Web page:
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Elderly parents

Mum 83 refuses care home but what are the options?

53 replies

Bananasinpyjamas21 · 21/12/2022 18:11

My mum is adamant that she never wants to go into a care home. However she has severe COPD which means she now gets breathless going up the stairs and cannot even make it to the bus stop anymore. She lives on her own, my sister lives near but she is very busy with work and kids and won’t be able to provide care.

I live too far to provide daily care, but would be able to if she moved in with me, but she doesn’t want to move (sister is her favourite child!).

I want to respect her wishes and help her, and my sister, by doing whatever I can. Am looking into carers in the home, attendance allowance and home mobility aids. There is very little care for her from NHS. I’m just worried there will be an emergency like her going into hospital, and either my sister will say she can look after her (but she cant’ really) or she will go into a care home without any time to even look into this. I want to be prepared. Any advice?

OP posts:
Consufed · 21/12/2022 18:19

I don't think anyone wants to move into a care home. However it is still the right thing when a situation gets to a certain point. Being able to visit your mum and have proper quality time with her, is very different from being exhausted in a caring role.

NerrSnerr · 21/12/2022 18:24

Your mum needs an adult social care assessment who can look at carers/ finances etc. Ultimately it's her choice and YABU to be clear to her how little support you can give her.

People are allowed to make decisions that other people think are poor and that are stressful for others. It may just be that she needs to come to terms with the idea in her own time so she doesn't feel like she is being 'put in a home' which is really dehumanising.

CMOTDibbler · 21/12/2022 18:24

It might help to break down the things that will need to happen for her to stay at home long term. So, if she can't get upstairs, does she have a downstairs loo so she could have a bed downstairs and stop using them? Or would moving downstairs mean a commode and so carers morning and evening to empty it (totally possible). If she could get to the shops etc if she could get to the bus stop, a mobility scooter would let her get out and about - might need a shelter for it in the front garden or a little ramp.
A cleaner once a week might be a good start to having someone come in and help her change her bed and so on and you've broken the mental barrier of her having someone come in.

Badger1970 · 21/12/2022 18:31

Been through this with Dad.

They will only get frailer, and changes/moving gets harder as this happens - it's better to do things too early than too late. We had care in 4 times a day, but it was sods law that Dad needed the commode/had a fall when no one was around. It's really diffcult keeping someone at home when they're ill (Dad has got cancer)and it's not just general aging.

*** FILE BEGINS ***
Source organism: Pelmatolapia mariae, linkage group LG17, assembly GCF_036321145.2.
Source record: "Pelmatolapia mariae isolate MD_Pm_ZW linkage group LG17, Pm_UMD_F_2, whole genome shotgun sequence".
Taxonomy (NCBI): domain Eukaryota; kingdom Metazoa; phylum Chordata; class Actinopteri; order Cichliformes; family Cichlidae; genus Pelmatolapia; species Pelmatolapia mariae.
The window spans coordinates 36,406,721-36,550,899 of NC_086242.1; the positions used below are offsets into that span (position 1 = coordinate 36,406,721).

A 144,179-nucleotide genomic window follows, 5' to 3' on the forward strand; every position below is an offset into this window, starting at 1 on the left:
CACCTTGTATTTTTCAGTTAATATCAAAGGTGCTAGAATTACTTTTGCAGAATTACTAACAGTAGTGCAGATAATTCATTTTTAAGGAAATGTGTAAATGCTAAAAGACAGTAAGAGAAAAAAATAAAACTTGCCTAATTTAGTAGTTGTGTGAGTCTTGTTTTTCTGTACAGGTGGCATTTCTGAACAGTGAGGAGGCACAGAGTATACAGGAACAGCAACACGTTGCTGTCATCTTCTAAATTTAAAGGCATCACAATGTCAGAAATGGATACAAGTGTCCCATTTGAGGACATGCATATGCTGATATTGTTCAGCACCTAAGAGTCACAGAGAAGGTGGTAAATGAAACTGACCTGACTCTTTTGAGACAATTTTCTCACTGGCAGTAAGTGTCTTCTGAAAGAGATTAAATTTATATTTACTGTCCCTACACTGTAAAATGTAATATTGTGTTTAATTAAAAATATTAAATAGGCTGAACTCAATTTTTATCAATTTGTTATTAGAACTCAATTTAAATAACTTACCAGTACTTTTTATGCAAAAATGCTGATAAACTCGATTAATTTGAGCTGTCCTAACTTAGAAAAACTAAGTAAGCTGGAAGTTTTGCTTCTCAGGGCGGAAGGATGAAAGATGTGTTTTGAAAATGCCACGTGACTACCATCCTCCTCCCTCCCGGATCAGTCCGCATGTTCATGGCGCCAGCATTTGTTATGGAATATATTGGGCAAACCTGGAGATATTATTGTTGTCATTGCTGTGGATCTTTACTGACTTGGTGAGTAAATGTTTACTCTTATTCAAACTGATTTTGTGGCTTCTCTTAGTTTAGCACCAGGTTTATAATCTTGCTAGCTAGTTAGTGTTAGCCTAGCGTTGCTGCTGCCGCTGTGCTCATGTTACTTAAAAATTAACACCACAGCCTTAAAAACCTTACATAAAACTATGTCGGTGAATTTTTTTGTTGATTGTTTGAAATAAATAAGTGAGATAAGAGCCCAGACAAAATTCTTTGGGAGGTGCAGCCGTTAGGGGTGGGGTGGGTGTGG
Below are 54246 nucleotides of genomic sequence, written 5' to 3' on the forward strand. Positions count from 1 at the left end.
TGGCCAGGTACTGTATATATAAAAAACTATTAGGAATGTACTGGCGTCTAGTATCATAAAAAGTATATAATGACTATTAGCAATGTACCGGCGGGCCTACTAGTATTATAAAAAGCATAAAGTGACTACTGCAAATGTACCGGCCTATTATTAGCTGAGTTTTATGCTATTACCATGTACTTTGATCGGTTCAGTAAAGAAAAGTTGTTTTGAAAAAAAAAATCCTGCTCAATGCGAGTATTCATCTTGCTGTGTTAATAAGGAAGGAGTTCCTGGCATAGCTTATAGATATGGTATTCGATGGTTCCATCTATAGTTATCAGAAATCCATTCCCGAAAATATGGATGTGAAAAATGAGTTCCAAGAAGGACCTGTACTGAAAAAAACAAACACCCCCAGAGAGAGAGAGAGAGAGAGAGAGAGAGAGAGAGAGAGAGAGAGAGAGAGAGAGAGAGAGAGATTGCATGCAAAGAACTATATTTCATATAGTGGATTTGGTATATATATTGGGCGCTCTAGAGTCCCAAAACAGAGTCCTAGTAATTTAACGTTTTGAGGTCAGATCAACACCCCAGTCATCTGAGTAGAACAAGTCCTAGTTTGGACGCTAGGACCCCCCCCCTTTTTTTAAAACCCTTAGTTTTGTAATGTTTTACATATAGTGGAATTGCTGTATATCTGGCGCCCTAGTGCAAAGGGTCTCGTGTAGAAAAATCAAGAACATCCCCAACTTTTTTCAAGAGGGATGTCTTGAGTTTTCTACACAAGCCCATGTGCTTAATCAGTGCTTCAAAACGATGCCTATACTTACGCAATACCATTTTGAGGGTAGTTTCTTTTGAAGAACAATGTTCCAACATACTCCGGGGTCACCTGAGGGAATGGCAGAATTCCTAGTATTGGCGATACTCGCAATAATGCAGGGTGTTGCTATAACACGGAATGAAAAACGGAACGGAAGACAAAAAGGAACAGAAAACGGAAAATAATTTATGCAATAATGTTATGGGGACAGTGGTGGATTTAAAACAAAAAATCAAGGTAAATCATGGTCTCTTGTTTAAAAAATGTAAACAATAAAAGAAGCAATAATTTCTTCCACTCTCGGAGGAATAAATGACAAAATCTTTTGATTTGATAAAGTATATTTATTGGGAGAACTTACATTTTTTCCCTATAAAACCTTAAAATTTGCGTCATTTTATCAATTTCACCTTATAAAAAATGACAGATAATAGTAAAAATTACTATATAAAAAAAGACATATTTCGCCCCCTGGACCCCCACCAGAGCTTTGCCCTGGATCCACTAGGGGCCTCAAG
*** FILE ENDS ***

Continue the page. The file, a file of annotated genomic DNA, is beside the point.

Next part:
My only regret is tiptoeing around the issue when we should have confronted it head on.

startingline · 21/12/2022 18:31

If your mum has no dementia and has the ability to make her own decisions about her life then it's time to throw the discussion back to her. There's no magical solution to this one. She's not going to get back to full health if she has COPD, so it's time for her to make her own adult decisions about her old age.

If she doesn't make any proper plans she runs the risk of events taking control of the situation and an emergency making the decision for her. If she's admitted to hospital she could end up going into whatever care home has a bed. Would she consider moving to sheltered housing?

Bananasinpyjamas21 · 21/12/2022 18:34

@Consufed yes it might be the best option when the time comes, but if it does come to a care home I thought it might be a good idea to see what was locally available beforehand so be prepared?
@NerrSnerr not sure I understand your post! I am supportive of what my mum wants, but want to be prepared and to be clear in advance what the options are so that it’s not a last minute panic.
@CMOTDibbler yes she does have a toilet downstairs which is handy as she would find it difficult to go up the stairs more than once a day now. I feel for her, it can’t be easy. I guess my main concern is that both my sister and my mother have their head in the sand about the realities. I don’t want to ignore it, have heard too many panic stories from friends about their folks.

OP posts:
Bananasinpyjamas21 · 21/12/2022 18:36

If she's admitted to hospital she could end up going into whatever care home has a bed. Would she consider moving to sheltered housing? yes this is exactly my fear and could happen if she gets a lung infection, or my sister, with a good heart, says she can look after her after hospital, but can’t in reality (just too much with her work and kids tbh) and she is back in her home and us scrabbling after social services.